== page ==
Mazda’s brand image is being reworked to still have Mazda's fun-to-drive image but be more upscale. This summer, Mazda has been busy switching ad agencies and revamping its US marketing staff. Don Romano, who became marketing boss at Mazda North American Operations last March, said that the brand doesn’t have the strength to support the rollout of Mazda's Sky direct-injection engines next year or its future design language.
Last August, the new styling was featured in the Shinari Concept introduced in Milan, Italy. Romano said that the Shinari, the low-slung, four-door concept car, gives a glimpse of what Mazda is “thinking as a brand.”
Romano also said that this car is designed to embody kodo, which is Japanese for "the soul of motion." Romano said that the brand will not be able to support the Shinari if it arrives at its showroom, more so if it features Sky technology.
This is actually the second time that Romano serves as the brand's top North American marketing chief. In 2000, he joined the company from Nissan North America and held the chief marketing job from 2004 until 2006. He then took over at Mazda Canada, where he continues as president. Romano said that his job is to “define the brand and put it in a new direction that is more fully embraced by [its] target audience.”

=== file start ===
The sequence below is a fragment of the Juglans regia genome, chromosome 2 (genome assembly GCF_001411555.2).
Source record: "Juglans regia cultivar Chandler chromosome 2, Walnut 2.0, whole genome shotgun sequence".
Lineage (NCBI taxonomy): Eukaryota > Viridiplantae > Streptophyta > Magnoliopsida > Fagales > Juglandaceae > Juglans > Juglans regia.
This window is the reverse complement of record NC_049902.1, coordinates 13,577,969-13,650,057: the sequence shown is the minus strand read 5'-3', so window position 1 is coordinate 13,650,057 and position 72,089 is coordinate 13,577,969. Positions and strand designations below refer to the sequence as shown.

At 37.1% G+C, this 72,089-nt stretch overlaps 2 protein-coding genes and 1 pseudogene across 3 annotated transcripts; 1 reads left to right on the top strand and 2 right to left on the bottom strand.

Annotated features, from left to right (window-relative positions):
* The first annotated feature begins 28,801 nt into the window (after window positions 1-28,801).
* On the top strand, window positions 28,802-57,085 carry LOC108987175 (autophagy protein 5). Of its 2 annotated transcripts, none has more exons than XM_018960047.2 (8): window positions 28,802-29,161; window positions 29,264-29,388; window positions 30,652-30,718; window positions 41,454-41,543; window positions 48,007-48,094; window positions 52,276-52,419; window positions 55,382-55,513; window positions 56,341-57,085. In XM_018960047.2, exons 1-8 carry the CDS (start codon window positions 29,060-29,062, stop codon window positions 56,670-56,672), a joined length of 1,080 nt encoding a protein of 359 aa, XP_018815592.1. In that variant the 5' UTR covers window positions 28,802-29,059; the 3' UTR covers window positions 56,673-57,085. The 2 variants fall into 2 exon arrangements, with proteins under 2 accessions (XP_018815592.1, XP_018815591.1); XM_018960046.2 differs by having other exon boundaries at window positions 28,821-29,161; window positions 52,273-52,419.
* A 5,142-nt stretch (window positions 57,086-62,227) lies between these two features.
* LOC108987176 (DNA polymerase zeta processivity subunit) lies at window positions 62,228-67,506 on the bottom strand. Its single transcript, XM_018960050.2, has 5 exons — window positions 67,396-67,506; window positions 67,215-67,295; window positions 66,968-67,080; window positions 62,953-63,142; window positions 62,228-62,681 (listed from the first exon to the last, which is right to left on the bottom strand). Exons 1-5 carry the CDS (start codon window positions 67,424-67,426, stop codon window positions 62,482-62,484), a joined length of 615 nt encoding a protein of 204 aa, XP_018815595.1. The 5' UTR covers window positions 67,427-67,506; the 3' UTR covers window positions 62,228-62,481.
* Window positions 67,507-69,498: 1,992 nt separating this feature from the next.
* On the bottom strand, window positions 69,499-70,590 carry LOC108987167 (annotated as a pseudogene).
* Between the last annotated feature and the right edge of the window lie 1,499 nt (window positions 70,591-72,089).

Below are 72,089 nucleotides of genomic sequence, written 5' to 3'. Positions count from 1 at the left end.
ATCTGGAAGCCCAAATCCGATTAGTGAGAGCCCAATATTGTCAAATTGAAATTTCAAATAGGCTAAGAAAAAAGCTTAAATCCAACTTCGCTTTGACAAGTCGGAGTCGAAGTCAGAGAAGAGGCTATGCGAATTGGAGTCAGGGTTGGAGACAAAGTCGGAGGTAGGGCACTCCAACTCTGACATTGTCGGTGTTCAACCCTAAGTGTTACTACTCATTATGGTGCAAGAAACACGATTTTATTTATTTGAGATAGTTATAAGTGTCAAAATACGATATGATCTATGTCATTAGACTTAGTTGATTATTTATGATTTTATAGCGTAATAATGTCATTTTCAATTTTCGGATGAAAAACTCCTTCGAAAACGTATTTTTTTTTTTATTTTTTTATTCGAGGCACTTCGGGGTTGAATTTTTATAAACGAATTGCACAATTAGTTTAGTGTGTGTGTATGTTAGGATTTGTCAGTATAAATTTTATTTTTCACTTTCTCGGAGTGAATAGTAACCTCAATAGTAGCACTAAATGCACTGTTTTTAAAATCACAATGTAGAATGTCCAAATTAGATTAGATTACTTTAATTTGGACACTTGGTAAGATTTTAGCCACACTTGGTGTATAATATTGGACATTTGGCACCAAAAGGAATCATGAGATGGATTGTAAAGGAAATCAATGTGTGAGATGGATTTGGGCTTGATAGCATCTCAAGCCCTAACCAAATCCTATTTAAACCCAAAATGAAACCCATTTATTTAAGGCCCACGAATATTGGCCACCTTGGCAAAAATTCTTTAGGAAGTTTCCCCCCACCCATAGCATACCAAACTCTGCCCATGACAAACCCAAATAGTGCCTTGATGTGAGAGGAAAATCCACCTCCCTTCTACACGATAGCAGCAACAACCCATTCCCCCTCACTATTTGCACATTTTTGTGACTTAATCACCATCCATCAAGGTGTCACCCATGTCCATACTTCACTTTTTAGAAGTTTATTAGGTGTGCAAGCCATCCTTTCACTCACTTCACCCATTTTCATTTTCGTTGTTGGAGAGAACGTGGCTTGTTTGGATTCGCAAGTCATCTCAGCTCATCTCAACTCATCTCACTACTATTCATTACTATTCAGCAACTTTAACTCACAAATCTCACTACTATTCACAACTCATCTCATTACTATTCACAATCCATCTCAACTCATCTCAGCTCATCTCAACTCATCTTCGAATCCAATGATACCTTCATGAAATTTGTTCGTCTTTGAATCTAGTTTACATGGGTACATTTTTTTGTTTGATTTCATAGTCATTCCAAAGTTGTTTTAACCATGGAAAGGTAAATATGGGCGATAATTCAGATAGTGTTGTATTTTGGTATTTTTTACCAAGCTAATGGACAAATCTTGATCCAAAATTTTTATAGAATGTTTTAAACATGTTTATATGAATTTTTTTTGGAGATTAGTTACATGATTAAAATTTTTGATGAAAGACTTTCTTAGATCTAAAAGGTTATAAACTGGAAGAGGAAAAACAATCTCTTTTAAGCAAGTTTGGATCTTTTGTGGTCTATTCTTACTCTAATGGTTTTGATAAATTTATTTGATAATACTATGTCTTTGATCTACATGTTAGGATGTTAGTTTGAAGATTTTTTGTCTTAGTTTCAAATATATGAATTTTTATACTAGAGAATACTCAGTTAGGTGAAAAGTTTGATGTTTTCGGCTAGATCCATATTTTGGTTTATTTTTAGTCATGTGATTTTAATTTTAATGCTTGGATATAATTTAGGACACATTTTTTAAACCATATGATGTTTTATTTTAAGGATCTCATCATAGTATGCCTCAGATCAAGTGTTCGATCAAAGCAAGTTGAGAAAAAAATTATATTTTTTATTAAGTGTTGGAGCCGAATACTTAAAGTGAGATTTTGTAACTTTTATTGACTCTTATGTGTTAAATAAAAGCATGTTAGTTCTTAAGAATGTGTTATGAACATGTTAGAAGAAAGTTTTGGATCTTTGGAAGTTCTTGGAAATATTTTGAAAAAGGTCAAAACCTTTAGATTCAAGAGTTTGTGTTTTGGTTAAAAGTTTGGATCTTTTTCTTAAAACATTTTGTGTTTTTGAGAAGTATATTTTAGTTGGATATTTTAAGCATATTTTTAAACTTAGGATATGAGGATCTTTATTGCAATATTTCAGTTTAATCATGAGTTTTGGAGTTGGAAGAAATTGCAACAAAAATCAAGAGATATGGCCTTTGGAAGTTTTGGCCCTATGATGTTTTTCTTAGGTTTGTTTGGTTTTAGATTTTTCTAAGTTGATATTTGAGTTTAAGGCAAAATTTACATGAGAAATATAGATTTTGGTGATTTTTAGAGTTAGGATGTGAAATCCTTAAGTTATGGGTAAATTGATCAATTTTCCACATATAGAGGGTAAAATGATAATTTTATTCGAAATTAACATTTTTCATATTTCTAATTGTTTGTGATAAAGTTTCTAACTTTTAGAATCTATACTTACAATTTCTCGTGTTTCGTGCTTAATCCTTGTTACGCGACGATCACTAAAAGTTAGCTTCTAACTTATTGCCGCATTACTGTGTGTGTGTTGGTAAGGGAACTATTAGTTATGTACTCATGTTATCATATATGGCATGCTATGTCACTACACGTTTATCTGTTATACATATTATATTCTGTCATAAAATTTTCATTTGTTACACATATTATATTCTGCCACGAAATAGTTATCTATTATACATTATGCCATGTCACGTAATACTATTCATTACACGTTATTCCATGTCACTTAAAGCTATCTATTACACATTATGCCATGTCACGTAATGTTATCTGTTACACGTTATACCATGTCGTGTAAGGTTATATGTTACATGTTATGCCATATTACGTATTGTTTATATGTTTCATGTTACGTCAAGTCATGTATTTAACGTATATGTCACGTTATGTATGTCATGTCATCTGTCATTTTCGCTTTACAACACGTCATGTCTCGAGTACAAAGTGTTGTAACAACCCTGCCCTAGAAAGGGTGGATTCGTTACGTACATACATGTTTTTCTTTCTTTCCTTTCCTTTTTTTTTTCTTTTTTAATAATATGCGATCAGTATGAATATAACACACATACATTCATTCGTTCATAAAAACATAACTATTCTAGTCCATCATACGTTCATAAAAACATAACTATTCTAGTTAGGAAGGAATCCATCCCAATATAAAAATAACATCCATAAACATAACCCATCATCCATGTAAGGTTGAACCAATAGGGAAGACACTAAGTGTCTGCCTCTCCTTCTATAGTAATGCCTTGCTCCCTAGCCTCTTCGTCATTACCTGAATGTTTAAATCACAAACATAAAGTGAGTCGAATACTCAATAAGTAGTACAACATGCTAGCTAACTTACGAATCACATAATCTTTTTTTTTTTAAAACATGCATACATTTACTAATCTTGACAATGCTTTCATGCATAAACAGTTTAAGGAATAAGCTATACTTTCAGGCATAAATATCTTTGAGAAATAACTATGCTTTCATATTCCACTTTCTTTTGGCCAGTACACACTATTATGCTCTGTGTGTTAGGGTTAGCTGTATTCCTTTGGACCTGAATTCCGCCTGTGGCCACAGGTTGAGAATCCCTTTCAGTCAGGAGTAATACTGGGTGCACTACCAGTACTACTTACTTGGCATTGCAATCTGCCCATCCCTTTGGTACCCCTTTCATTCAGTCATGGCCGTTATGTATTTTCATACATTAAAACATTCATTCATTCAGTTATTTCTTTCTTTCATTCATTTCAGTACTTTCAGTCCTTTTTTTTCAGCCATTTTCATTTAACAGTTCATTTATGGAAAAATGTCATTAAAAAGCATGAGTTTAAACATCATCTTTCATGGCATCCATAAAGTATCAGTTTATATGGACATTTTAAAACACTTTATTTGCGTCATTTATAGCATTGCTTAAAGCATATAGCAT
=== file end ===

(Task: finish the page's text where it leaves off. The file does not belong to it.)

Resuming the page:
Since starting his second stint at the marketing job, Romano has been shaking things up. Last June, John Abel was named US director of marketing. He had previously functioned as general manager for global brand management at Mazda Motor Corp. in Hiroshima, Japan.
The reshuffling at Mazda has been ongoing since June. About half of Mazda's US marketing staff have changed jobs, changed duties or been replaced. This month, Mazda's new ad agency, WPP Group, of London, launched a team to manage the Mazda account, aptly named Team Mazda. This is patterned after WPP's Team Detroit, which handles Ford Motor Co.’s advertising. [via autonews - sub. required]